The Democrats had their way and passed this monstrosity of a healthcare bill. I don't doubt their motives in so doing. They did what they thought was the right thing. But, it is very much a left thing.

There is plenty of room for discussion on the issues, but the bottom line is that there are two divergent views of the direction our country should be taking. One is the progressive/liberal view of expanded government, and cradle to grave social programs. This is very much the European model. The other is the conservative view that the country was founded on individual rights and self-sufficiency. The healthcare bill is a victory for the former.

Despite the protestations of the liberals it is bald faced socialism. Socialism is the taking from the general population in order to redistribute "equally". The left has not had the temerity to properly label legislation since the adoption of Social Security.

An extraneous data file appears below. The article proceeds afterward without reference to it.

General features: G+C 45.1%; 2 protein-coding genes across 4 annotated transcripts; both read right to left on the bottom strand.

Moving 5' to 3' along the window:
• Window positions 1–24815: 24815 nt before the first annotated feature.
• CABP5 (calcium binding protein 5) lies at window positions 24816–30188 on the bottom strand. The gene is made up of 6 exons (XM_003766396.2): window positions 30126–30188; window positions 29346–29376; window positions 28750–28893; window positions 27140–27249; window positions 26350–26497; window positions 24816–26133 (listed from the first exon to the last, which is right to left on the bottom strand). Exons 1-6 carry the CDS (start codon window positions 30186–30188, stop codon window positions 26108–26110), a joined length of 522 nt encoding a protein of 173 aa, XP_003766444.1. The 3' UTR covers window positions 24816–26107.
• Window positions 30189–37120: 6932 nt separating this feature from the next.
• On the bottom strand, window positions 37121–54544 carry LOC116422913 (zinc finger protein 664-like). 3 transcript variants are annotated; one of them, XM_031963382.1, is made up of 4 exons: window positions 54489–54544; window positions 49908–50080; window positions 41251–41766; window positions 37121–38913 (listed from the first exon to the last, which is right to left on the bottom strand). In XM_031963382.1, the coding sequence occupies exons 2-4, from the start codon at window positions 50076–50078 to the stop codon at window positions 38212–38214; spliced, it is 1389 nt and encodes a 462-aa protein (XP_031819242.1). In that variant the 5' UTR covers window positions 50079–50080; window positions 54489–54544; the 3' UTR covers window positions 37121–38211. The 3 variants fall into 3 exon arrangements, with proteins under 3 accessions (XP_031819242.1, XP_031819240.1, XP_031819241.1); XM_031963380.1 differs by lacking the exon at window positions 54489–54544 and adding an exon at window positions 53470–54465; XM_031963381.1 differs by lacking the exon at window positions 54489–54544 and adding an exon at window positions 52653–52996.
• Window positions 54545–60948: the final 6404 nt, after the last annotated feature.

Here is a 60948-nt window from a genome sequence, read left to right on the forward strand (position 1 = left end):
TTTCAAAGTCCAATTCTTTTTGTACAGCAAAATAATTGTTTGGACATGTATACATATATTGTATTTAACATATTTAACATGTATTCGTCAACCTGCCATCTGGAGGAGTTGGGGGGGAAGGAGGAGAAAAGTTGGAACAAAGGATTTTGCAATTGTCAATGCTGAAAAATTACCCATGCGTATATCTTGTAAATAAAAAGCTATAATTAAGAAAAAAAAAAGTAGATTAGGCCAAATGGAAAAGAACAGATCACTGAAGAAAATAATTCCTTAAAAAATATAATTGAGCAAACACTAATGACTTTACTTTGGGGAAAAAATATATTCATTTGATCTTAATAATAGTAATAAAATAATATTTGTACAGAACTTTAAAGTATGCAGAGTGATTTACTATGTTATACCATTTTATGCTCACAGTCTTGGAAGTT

Wednesday, March 10, 2010

“Who died and made you king? This is a free country! I’ll do what I damn well please!”

Bill Whittle discusses how the nanny state has taken away our ability to make that statement with authority.

He's well worth a read if you long for the time when self-appointed protectors of your well being were not so pervasive.

Monday, March 8, 2010

Obama is "articulate"and can't sell watermelons

I'm not a public figure, nor a newscaster of note, but I can't imagine saying anything this stupid:

And Dan Rather is supposed to be some kind of enlightened elitist liberal?

Friday, March 5, 2010

Pres. Obama: This is just the foundation

From the Puffington Host:

Obama argued to the group of progressive members that his health care reform bill should be looked at as the foundation of reform, that can be built on in the future. He asked them to help gather votes for the final health care battle and promised that as soon as the bill was signed into law, he'd continue to push to make it stronger. But in a matter of weeks, he stressed, he could sign into law legislation that would lead to 31 million new people being insured, including the woman who wrote him.

This is what I, for one, have always thought was the point of healthcare reform. It is an attempt by the liberals progressives at a full-scale government takeover of the healthcare system.